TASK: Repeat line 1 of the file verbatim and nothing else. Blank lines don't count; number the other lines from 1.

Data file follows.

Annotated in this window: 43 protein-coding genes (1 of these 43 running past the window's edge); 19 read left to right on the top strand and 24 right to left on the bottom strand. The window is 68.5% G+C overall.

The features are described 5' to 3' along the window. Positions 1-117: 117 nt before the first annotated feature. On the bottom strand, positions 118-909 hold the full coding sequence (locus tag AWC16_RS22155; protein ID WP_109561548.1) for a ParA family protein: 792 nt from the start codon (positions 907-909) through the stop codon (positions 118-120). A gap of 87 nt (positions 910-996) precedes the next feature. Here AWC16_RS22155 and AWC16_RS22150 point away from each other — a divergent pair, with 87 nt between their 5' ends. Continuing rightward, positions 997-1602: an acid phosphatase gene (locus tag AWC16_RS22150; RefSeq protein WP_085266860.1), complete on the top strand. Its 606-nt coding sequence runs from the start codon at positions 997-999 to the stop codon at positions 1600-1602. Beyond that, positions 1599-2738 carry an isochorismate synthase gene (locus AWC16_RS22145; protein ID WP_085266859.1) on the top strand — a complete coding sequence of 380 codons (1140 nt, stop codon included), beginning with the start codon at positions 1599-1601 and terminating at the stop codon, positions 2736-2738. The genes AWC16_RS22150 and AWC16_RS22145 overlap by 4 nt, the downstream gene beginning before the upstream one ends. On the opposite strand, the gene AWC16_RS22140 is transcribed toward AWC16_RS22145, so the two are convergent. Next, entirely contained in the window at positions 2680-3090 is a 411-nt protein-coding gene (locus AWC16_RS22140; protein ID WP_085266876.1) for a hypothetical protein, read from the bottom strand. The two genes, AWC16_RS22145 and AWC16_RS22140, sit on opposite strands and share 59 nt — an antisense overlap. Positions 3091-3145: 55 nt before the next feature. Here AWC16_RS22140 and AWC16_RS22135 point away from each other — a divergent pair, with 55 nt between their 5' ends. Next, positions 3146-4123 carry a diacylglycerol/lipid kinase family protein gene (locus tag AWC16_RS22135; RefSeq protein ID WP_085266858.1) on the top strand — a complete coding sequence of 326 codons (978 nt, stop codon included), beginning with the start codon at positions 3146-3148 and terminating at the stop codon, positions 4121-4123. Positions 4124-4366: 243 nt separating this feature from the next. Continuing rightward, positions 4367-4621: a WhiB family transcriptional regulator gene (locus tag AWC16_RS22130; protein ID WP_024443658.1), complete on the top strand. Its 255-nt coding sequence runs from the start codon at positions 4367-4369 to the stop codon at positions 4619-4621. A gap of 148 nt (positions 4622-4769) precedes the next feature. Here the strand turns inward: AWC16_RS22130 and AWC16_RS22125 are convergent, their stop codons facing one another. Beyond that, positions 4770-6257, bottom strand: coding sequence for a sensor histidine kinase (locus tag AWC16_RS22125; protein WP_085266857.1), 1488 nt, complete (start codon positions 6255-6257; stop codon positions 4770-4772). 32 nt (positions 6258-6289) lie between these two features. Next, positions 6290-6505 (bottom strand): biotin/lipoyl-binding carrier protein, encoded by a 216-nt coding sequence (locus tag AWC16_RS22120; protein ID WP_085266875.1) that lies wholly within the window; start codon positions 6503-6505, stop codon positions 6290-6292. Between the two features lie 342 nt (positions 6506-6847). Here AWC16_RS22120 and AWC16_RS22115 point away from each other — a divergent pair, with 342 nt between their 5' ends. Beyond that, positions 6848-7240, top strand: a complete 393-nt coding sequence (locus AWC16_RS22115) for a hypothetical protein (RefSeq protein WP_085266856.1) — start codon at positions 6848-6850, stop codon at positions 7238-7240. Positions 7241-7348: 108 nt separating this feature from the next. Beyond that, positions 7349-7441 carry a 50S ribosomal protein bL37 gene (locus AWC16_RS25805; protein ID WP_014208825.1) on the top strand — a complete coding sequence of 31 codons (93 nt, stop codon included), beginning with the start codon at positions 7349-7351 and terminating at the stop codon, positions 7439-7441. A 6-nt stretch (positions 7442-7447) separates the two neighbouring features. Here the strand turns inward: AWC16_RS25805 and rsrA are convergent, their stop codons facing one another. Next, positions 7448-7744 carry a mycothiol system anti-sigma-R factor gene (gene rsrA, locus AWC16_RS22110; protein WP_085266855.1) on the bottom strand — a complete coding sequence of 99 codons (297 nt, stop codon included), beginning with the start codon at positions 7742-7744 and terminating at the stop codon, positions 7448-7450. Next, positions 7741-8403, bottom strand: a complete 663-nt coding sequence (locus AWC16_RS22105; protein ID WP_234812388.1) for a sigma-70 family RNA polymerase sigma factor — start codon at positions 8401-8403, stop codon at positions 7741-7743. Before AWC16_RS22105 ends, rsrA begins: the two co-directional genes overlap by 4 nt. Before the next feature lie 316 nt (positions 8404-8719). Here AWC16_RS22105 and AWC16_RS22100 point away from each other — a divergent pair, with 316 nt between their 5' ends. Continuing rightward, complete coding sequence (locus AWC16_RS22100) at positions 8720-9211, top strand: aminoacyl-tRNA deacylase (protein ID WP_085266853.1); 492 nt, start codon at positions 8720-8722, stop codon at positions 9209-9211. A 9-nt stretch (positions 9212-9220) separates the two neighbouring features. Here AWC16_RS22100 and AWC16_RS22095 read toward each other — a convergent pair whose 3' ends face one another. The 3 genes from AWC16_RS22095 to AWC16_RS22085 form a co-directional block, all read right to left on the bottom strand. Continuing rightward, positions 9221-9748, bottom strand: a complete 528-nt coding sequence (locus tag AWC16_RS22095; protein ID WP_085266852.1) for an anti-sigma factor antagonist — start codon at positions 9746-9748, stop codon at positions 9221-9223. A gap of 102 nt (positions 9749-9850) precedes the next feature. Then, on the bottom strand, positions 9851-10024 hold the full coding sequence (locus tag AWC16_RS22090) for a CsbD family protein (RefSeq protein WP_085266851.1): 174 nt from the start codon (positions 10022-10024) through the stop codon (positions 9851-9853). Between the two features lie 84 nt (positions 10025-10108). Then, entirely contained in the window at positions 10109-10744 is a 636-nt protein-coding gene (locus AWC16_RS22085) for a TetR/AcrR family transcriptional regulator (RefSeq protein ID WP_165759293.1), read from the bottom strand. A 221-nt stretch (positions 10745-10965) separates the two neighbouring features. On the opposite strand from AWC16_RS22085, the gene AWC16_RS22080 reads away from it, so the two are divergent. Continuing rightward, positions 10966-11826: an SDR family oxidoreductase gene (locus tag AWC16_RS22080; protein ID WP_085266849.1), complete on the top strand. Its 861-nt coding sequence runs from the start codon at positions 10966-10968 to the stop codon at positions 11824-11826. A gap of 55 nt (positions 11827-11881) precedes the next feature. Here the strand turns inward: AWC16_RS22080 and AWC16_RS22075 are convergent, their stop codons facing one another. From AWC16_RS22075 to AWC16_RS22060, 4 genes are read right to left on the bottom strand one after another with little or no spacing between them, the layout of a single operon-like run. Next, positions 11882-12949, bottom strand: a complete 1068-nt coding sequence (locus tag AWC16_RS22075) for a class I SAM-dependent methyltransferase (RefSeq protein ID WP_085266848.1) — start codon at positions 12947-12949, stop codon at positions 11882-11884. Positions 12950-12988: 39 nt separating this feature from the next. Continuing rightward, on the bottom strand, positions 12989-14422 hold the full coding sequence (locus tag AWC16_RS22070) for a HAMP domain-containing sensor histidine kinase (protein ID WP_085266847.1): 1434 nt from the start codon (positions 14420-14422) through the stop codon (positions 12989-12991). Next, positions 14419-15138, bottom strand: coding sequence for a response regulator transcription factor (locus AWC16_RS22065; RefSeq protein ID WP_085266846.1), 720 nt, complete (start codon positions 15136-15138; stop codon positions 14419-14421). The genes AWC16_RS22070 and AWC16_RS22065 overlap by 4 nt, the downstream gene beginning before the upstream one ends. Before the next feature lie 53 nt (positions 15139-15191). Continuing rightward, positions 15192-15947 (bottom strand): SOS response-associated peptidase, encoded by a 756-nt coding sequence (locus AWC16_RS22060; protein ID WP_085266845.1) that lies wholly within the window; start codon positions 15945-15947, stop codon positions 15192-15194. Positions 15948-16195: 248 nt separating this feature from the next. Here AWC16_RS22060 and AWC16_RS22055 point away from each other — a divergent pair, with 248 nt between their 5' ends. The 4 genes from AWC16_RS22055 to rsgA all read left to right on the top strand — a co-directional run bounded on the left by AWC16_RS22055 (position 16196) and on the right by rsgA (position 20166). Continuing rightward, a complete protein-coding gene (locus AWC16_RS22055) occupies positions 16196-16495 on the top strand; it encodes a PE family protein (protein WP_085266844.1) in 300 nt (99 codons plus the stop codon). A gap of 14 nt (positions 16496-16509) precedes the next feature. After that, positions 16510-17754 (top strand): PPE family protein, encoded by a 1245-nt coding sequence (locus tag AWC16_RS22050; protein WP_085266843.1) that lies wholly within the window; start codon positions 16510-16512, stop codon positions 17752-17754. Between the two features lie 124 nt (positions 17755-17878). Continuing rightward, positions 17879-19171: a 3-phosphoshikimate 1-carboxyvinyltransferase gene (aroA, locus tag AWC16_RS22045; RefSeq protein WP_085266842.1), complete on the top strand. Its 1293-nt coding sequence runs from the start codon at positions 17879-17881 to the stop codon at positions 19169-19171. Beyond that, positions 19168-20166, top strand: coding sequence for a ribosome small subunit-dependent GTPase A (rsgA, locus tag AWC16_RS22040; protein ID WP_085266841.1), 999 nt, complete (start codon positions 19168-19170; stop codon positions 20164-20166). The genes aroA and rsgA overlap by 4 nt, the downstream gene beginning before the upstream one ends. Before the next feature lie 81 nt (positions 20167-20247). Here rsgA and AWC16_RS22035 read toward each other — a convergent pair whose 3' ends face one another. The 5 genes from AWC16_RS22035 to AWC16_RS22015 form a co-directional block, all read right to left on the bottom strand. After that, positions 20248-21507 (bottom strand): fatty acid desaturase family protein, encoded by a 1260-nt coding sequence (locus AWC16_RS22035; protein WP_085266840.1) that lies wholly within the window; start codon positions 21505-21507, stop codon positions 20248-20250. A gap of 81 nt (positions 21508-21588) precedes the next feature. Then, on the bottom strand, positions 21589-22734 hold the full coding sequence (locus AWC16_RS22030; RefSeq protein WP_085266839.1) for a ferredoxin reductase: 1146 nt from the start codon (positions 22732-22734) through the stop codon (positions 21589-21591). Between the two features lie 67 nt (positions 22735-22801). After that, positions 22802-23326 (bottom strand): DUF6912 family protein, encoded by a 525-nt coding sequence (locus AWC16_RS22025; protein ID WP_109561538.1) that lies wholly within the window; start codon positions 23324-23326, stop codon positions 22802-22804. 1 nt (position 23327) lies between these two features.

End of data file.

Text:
Annotated in this window: 43 protein-coding genes (1 of these 43 running past the window's edge); 19 read left to right on the top strand and 24 right to left on the bottom strand. The window is 68.5% G+C overall.